Bar billiards

Bar billiards

Bar billiards is a form of billiards which was possibly initially based on the traditional game of bagatelle. The origins of the game are uncertain, yet it has been suggested that there is a link to a traditional Russian game.Bar billiards in its current form started in the UK in the 1930s and the tables were made by the Jelkes company of Holloway Road in London and sold to many pubs. It is a traditional game played in West Sussex.

The game

Bar billiards is played on a special bar billiards table without side and corner pockets, but with 9 holes in the playing surface which are assigned certain point values (from 10 to 200).

There are 8 balls for play - seven white and one red. Potting the red ball in any hole scores double points.

On the playfield are normally placed three pegs (often called mushrooms, as they have a thin stalk and a flatish rounded cap) - two white pegs, one either side of the 100 hole, and one black peg in front of the '200' hole. If a white peg is knocked over then the player's break is ended and all score acquired during that break is discarded. Knocking down the black peg ends the player's break and all points are lost. In the case that a white and a black peg are both knocked over, then only the first peg to be knocked over is used.

All shots are played from one end of the table so access to all sides of the table is not necessary (ideal for a smallish bar or pub). A white ball is placed on a starting spot, then another ball (the red ball, if available) will be placed on a spot a few inches in front of that. Players take alternate turns at the table, the 'turn' being known as a 'break. If the player fails to pot a ball then the break has ended and the second player takes his break by placing another ball on the first spot. If all balls are in play, then the closest ball to the 'D' (the semi-circle around the first spot) is removed and put on the spot. If a player fails to hit a ball, then the break ends and all points earned in that break are lost.

The play is time-limited (normally a coin will give 15-17 minutes of play). After this time a bar drops inside the table stopping any potted balls from returning, leading to a steady decrease in the number of balls in play.

The last ball can only be potted by getting it into the '100' or '200' point hole after bouncing off one side cushion.

The game is played mostly in southern England and the Channel Islands. The county with most leagues is Sussex (currently 10).


ITN television newsreader Reginald Bosanquet was well known for his love of the game and was at one time official Patron of the All-England Bar Billiards Association.

World Championships – Jersey (1981-)

The Bar Billiards World Championship (previously called the British Isles Open up to 1999) is held every year in Jersey. This is a list of past winners and runners up:-

ee also


External links

* [ Guernsey Bar Billiards]
* [ Jersey Bar Billiards]
* [ Sussex Bar Billiards]
* [ Brighton Bar Billiards]
* [ Lewes and District Bar Billiards]
* [ Bar Billiards] - Tournament News Coverage
* [ Online Guide to Traditional Games] - also has information about the French and Italian versions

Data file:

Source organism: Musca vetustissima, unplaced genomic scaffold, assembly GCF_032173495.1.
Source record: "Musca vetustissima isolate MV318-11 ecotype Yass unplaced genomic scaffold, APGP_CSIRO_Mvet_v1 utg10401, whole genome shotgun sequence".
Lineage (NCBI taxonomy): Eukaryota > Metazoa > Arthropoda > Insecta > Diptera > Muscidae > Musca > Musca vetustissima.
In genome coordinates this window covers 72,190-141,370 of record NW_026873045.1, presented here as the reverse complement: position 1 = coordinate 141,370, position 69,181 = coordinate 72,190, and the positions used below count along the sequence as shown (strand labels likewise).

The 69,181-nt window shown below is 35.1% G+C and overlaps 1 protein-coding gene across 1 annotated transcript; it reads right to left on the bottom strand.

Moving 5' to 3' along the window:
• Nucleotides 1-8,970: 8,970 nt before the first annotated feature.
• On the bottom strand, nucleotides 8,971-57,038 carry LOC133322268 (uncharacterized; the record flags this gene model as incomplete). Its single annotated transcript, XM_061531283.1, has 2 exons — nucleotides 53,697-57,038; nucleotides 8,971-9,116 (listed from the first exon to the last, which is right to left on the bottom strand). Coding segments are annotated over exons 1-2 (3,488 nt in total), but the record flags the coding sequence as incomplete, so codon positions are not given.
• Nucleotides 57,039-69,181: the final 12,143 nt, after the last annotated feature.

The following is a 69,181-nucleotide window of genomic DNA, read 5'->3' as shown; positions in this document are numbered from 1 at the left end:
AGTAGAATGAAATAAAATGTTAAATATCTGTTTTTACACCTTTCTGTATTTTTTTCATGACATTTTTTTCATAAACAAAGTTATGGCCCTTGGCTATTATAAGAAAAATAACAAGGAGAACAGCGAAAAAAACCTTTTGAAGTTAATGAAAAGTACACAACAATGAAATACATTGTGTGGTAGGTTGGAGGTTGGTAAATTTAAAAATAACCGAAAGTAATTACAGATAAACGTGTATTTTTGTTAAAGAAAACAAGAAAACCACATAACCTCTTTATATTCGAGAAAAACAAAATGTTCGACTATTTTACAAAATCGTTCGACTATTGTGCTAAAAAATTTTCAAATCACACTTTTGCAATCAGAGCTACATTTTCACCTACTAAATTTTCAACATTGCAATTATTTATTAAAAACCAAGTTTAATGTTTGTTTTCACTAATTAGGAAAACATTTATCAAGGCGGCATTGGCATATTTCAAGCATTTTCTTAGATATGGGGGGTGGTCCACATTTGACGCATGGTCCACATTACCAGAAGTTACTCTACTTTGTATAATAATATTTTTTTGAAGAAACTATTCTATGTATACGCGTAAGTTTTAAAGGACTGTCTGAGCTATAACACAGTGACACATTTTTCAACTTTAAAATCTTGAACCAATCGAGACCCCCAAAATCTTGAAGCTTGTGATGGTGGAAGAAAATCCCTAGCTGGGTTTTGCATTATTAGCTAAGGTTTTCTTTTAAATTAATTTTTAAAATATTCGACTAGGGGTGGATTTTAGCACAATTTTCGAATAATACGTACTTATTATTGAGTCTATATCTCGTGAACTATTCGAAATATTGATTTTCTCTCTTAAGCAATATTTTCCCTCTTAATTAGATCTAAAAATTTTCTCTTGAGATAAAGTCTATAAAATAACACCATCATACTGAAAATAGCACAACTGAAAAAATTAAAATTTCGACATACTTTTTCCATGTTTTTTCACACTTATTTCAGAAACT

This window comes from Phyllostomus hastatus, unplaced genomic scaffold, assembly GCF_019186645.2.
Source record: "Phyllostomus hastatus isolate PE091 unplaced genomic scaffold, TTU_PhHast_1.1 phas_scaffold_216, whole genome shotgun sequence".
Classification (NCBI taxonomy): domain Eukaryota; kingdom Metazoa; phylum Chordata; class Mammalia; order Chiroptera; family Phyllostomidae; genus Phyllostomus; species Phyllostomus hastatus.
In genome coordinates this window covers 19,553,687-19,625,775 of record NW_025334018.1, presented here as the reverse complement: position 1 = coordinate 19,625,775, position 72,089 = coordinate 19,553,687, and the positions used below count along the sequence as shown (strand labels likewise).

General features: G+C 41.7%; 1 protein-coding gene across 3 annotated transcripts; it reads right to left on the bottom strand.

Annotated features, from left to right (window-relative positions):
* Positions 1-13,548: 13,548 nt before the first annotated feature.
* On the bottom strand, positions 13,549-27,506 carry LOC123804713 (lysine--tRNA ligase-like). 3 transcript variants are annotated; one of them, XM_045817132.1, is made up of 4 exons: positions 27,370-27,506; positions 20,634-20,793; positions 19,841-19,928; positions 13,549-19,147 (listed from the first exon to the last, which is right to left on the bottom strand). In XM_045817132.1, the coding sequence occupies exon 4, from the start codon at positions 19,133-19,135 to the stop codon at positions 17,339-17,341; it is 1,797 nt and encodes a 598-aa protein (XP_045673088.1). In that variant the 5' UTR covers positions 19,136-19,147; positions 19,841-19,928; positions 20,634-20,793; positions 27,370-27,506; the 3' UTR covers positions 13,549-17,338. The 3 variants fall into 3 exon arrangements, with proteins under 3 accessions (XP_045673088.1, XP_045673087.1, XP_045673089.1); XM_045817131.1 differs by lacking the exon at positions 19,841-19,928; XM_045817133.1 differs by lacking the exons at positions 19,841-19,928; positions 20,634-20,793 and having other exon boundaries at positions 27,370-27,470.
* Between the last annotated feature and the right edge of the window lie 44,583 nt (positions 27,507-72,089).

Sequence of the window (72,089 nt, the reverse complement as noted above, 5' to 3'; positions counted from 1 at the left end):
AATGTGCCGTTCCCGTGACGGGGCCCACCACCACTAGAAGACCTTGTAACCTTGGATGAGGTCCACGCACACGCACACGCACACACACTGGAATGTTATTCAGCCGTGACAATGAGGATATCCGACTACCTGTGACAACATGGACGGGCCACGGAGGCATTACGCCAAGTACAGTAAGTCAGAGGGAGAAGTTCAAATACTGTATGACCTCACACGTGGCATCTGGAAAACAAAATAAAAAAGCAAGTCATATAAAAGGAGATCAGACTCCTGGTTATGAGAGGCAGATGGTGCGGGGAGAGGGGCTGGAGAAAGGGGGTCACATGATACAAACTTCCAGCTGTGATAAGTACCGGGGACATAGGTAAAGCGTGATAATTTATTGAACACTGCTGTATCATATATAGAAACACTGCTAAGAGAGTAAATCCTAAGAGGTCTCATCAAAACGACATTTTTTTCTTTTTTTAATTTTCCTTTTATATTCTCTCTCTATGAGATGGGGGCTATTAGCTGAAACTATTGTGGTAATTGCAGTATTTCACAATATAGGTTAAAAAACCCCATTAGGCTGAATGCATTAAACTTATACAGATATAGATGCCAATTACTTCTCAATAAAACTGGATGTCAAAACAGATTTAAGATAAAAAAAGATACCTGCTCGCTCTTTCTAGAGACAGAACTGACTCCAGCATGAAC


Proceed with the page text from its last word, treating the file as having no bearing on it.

Wikimedia Foundation. 2010.

Look at other dictionaries:

  • bar billiards — bar .billiards n [U] a type of ↑billiards played in ↑pubs in Britain …   Dictionary of contemporary English

  • bar billiards — bar ,billiards noun uncount a game like BILLIARDS in which long sticks are used for pushing balls into holes on a table …   Usage of the words and phrases in modern English

  • bar billiards — noun a table game in which short cues are used to knock balls into holes that are guarded by wooden pegs; penalties are incurred if the pegs are knocked over • Syn: ↑bagatelle • Regions: ↑United Kingdom, ↑UK, ↑U.K., ↑Britain, ↑United Kingdom of… …   Useful english dictionary

  • bar billiards — noun A game resembling billiards, sometimes found in public houses, with pegs and holes in the surface of the table instead of side and corner pockets …   Wiktionary

  • bar billiards — plural noun [treated as sing.] Brit. a form of billiards played on a small table, in which balls are struck into holes guarded by pegs …   English new terms dictionary

  • bar billiards — UK / US noun [uncountable] a game like billiards that is played in some pubs in which long sticks are used for pushing balls into holes on a table …   English dictionary

  • bar billiards — n [U] (BrE) a game played mainly in pubs on a special table. Players use cues (= long wooden rods) to try to hit balls into holes on the surface of the table. * * * …   Universalium

  • bar billiards — noun (U) a game played in pubs in Britain in which players use long sticks to push balls into holes on a table …   Longman dictionary of contemporary English

  • bar billiards — /ˈba bɪljədz/ (say bah bilyuhdz) noun a table game in which short cues are used to pocket balls in holes that are guarded by wooden pegs, the pocketed balls scoring various points …   Australian English dictionary

  • BAR — 1. n., v., & prep. n. 1 a long rod or piece of rigid wood, metal, etc., esp. used as an obstruction, confinement, fastening, weapon, etc. 2 a something resembling a bar in being (thought of as) straight, narrow, and rigid (bar of soap; bar of… …   Useful english dictionary

Share the article and excerpts

Direct link
Do a right-click on the link above
and select “Copy Link”

We are using cookies for the best presentation of our site. Continuing to use this site, you agree with this.